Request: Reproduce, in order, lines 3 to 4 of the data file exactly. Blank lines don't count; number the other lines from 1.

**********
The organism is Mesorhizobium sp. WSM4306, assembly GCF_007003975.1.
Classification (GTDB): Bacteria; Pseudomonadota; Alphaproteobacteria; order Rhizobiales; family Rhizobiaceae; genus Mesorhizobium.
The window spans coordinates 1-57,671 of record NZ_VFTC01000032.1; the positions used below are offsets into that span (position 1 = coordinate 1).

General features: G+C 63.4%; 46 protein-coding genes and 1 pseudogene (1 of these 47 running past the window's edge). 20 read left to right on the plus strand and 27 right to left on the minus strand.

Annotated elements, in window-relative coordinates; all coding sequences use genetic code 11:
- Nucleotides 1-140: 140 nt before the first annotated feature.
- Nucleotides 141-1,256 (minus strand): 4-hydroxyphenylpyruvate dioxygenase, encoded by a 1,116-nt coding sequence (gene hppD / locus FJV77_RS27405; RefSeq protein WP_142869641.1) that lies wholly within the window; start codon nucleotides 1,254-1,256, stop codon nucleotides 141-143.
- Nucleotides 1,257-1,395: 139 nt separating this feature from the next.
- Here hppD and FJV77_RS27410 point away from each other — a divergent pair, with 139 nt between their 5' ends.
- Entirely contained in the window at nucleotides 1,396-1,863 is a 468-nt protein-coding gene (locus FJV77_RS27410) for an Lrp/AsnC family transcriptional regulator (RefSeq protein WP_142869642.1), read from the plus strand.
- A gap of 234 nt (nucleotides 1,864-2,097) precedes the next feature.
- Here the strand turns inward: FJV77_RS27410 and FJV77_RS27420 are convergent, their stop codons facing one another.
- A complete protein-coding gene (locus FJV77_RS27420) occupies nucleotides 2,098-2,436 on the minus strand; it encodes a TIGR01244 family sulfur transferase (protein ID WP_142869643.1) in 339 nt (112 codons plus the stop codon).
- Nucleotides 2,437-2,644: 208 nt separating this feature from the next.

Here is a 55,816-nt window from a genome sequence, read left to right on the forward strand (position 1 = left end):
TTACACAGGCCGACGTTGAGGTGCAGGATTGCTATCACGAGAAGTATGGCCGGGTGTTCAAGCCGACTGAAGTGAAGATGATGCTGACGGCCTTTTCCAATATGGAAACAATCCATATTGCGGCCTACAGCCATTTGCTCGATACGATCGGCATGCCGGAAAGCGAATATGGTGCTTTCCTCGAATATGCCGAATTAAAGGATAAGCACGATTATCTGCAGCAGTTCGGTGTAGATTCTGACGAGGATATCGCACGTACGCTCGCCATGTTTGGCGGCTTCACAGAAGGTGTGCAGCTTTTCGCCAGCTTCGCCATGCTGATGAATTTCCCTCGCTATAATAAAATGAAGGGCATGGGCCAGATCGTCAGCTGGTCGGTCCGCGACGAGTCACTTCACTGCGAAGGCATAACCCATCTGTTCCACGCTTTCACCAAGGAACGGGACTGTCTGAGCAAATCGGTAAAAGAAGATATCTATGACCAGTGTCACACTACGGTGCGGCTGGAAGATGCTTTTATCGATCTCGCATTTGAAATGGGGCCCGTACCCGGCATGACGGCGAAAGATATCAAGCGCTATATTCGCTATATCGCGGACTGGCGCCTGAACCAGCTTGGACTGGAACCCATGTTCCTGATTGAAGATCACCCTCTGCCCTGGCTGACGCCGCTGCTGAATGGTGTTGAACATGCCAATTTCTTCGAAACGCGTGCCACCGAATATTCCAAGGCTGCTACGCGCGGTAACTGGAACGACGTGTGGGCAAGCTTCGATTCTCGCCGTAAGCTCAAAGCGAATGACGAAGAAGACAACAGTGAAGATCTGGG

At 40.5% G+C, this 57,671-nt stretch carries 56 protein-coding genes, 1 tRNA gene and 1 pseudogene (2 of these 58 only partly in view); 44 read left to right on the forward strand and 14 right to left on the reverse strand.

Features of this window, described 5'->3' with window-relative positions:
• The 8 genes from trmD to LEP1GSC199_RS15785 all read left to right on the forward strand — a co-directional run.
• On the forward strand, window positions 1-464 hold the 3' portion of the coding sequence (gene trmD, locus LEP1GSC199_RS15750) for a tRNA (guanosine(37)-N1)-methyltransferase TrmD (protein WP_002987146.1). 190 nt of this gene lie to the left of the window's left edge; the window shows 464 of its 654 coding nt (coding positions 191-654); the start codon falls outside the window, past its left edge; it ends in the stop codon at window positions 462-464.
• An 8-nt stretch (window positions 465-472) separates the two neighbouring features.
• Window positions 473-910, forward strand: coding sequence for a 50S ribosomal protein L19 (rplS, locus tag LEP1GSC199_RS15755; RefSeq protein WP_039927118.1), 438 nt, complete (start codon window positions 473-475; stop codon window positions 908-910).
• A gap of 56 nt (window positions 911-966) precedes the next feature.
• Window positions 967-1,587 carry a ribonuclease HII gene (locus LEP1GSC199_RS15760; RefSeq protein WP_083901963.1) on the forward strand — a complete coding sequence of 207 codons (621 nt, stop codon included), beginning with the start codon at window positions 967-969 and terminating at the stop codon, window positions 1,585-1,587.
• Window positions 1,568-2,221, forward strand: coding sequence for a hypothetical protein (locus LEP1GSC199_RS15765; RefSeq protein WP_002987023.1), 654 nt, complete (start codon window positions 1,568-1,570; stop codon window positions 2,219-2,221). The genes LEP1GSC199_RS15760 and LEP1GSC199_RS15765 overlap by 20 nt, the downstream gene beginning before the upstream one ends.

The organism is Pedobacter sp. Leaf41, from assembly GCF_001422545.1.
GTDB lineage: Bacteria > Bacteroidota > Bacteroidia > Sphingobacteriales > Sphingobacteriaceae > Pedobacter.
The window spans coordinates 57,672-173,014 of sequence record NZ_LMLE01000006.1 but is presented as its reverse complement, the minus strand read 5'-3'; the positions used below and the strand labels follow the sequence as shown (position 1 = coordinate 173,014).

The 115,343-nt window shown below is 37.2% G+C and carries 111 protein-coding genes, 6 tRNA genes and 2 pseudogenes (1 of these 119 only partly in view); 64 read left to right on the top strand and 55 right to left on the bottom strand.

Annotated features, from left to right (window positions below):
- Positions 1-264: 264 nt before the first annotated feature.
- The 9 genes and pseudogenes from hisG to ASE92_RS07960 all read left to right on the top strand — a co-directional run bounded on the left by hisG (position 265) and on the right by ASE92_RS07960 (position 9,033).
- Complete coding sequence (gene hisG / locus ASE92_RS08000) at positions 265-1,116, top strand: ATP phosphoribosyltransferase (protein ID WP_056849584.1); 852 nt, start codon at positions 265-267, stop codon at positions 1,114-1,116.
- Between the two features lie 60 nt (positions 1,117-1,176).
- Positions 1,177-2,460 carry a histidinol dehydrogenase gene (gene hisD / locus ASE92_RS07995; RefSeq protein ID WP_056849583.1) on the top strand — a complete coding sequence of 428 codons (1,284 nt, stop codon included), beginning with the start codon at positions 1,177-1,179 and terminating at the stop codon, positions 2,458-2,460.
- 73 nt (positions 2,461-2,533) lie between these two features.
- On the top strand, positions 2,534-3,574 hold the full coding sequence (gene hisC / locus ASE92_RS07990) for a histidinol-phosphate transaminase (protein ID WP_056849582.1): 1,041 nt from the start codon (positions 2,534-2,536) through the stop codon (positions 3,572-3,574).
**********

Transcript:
The window spans coordinates 1-57,671 of record NZ_VFTC01000032.1; the positions used below are offsets into that span (position 1 = coordinate 1).

General features: G+C 63.4%; 46 protein-coding genes and 1 pseudogene (1 of these 47 running past the window's edge). 20 read left to right on the plus strand and 27 right to left on the minus strand.